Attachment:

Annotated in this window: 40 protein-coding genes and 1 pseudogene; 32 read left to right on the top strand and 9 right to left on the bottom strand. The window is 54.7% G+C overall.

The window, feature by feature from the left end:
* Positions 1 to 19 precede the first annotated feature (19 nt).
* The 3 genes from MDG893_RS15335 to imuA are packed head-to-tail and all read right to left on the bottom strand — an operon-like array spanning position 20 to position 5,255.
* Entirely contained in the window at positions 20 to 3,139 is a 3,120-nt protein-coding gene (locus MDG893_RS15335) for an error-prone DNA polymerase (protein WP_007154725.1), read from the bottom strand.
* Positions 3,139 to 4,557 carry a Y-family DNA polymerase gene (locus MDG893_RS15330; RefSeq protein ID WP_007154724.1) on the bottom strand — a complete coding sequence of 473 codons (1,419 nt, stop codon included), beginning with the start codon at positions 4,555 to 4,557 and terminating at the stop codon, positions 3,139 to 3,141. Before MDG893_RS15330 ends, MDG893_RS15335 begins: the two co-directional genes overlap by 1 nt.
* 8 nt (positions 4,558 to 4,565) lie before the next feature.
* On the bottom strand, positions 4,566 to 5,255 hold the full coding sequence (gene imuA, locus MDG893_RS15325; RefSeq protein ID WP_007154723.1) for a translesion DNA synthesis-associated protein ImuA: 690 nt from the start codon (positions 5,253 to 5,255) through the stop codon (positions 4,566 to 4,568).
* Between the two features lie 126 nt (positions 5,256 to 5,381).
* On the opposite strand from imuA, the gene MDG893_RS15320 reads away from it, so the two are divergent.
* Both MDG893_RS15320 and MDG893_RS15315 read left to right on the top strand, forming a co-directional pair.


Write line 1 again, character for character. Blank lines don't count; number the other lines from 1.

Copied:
Annotated in this window: 40 protein-coding genes and 1 pseudogene; 32 read left to right on the top strand and 9 right to left on the bottom strand. The window is 54.7% G+C overall.